First grade junior high school student in wheel chair: brain injury from osotogari in judo

First grade junior high school student in wheel chair: brain injury from osotogari in judo

A teenage boy with severe disabilities due to a judo injury lives a courageous life. He suffered acute subdural hematoma during judo practice in a local judo club in Tomisugu, Okinawa Prefecture. The mother of the boy has appealed that the same injury must not be repeated, stressing that judo instructors need to have knowledge to protect children’s safety.

Hinata Ohoshiro

A thirteen-year-old, first grade junior high school student, Hinata Ohshiro, who lives in Kishiwada, Osaka Prefecture, attends a special school in a wheelchair. Due to a brain injury, his left hand does not move and the visual field in his left eye is extremely narrow. He can talk now as a result of rehabilitation, but the distance he can walk is limited and he requires help during meals. For the last two years, epileptic seizures have often occurred. His mother Kanae (32) said she could not let him out of her sight because he was unable to get up by himself when he collapsed during seizures.

Kanae and her husband got divorced due to the gap in their views about Hinata’s future after the injury. She returned to her parents’ house in Kishiwada to raise Hinata, his sister (6) and his brother (4) with the help of her parents. She said, “Hinata is alive, but he has lost everything else he had. His life was almost taken.” She was so busy taking care of Hinata that she didn’t notice his little brother had started walking for some time.

The injury occurred during judo practice, in which children took turns to throw their opponent for one minute. Hinata, who was a third grade elementary school student at the time, paired with a fifth grade boy. Their weight difference was insignificant but compared to Hinata, who had started judo six months prior, the opponent had higher capability and more experience.

According to the headmaster’s explanation to Kanae, Hinata cried after the first throw. When the headmaster asked Hinata if he had hit his head, he knodded and said “It hurts”. But since he grasped the judogi of the opponent, showing his wish to continue, the boys returned to practice. After Hinata was thrown again and it became his turn to throw, he swayed as he walked and collapsed.

It was osotogari (large outer reaping) that Hinata received on the first throw. The All Japan Judo Federation (AJJF) had warned judo instructors to carefully consider the children’s level of falling techniques before allowing the use of osotogari.

Osotogari (large outer)

The physician at the hospital told Kanae that there was no bruise on Hinata’s head. The physician explained that Hinata did not hit his head, but because he was strongly shaken, the vein ruptured due to the acceleration of the brain and caused acute subdural hematoma, which became worse after the second impact.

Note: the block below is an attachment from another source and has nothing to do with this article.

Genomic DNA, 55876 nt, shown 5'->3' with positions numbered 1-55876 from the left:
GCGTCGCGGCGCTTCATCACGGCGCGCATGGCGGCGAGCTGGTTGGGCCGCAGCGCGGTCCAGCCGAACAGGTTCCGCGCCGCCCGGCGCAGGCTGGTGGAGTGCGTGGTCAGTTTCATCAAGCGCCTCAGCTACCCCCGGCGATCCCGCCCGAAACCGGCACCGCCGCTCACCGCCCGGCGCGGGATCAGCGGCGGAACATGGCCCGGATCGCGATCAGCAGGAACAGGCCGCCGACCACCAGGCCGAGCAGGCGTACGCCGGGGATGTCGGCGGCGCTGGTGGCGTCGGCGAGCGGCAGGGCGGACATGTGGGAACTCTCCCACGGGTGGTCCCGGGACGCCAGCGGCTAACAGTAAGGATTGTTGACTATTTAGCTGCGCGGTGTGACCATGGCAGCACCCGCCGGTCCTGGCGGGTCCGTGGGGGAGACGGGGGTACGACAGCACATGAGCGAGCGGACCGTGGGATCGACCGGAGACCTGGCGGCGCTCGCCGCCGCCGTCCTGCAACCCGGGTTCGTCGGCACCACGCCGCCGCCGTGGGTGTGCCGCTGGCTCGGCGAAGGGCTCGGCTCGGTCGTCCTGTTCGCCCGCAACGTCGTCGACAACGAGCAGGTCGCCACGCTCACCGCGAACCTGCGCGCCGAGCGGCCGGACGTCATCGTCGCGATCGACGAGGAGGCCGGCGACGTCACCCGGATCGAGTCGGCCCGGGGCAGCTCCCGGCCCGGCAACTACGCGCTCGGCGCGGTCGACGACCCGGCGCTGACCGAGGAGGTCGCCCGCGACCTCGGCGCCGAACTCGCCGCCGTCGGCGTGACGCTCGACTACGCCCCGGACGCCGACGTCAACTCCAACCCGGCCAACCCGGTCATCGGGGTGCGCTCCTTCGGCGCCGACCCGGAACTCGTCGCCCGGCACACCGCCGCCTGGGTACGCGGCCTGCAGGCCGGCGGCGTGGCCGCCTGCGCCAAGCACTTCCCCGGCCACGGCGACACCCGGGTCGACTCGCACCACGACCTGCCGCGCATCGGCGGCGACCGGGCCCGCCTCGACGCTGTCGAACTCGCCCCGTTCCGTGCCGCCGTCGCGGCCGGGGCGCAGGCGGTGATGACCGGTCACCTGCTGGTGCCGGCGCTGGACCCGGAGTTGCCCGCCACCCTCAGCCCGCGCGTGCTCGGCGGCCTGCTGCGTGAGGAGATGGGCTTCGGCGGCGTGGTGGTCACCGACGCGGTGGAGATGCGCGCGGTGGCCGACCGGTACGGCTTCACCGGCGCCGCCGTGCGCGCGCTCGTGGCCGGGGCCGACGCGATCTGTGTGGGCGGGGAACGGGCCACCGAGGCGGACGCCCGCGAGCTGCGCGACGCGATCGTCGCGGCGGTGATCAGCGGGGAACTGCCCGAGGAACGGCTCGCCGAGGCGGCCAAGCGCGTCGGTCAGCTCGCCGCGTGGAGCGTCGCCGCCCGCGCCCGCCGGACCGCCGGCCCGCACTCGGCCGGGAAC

The headmaster said in the interview by the Asahi Shimbun, “Hinata was able to fall properly against osotogari, but I should not have paired the two with difference in ability levels. Now I consider school grades and experience of judo to carefully determine pairs of students. I intend to attend the Safety Instruction Seminar held by the All Japan Judo Federation.”

Hinata shed tears looking at himself in the mirror. Kanae saw this and couldn’t help saying, “We can die together.”

In Japanese junior high and high schools, since the injury to Hinata, three students have died and three are in persistent vegetative state due to injuries sustained in judo club activities. “I don’t know for what my son was injured. Instructors teaching judo must have better knowledge and make use of what happened to this child,” said Kanae.

◆19 died of head injuries between 2003 and 2015

Many of the severe injuries in judo are head traumas. Of the 44 major head injuries reported to the AJJF between 2003 and 2015, 19 were fatal. According to the analysis of the AJJF, the following are the common features of many severe head injuries:

  1. The victims were beginners who have not fully acquired falling techniques.
  2. There were major differences in the level of capabilities between the victim and the opponent.
  3. Brain injury occurred due to acceleration of the head in a throw.
  4. The victim complained of a headache before the injury.

All 4 features applied to Hinata’s case.

The AJJF has recently stated the main features of serious injuries on their website and in their booklets in order to inform people that “safe instruction of beginners will eliminate severe injuries”. Of the 29 cases of severe head trauma between 2003 and 2014, for which techniques used had been identified, osotogari was applied in 15 cases and it was the most frequently used technique. The AJJF stated, “It is extremely risky to throw beginners with osotogari,” emphasizing that instructors must carefully consider if the student has acquired falling techniques and is capable of receiving osotogari when it is used.

Mr. Seiki Nose, the chairman of the Serious Accident Comprehensive Measures Ad-Hoc Committee, said, “The victims of injuries and their families do not think that the event is over. Our goal is to eliminate serious injuries and establish safe judo. We are going to issue an easy-to-understand booklet, because it seems that many instructors have not read the booklet.”

The AJJF has recently received a report that in April this year a first year high school student with judo experience hit the back of his head and received emergency surgery due to acute subdural hematoma. (The Asahi Shimbun senior staff writer, Toru Nakakoji)

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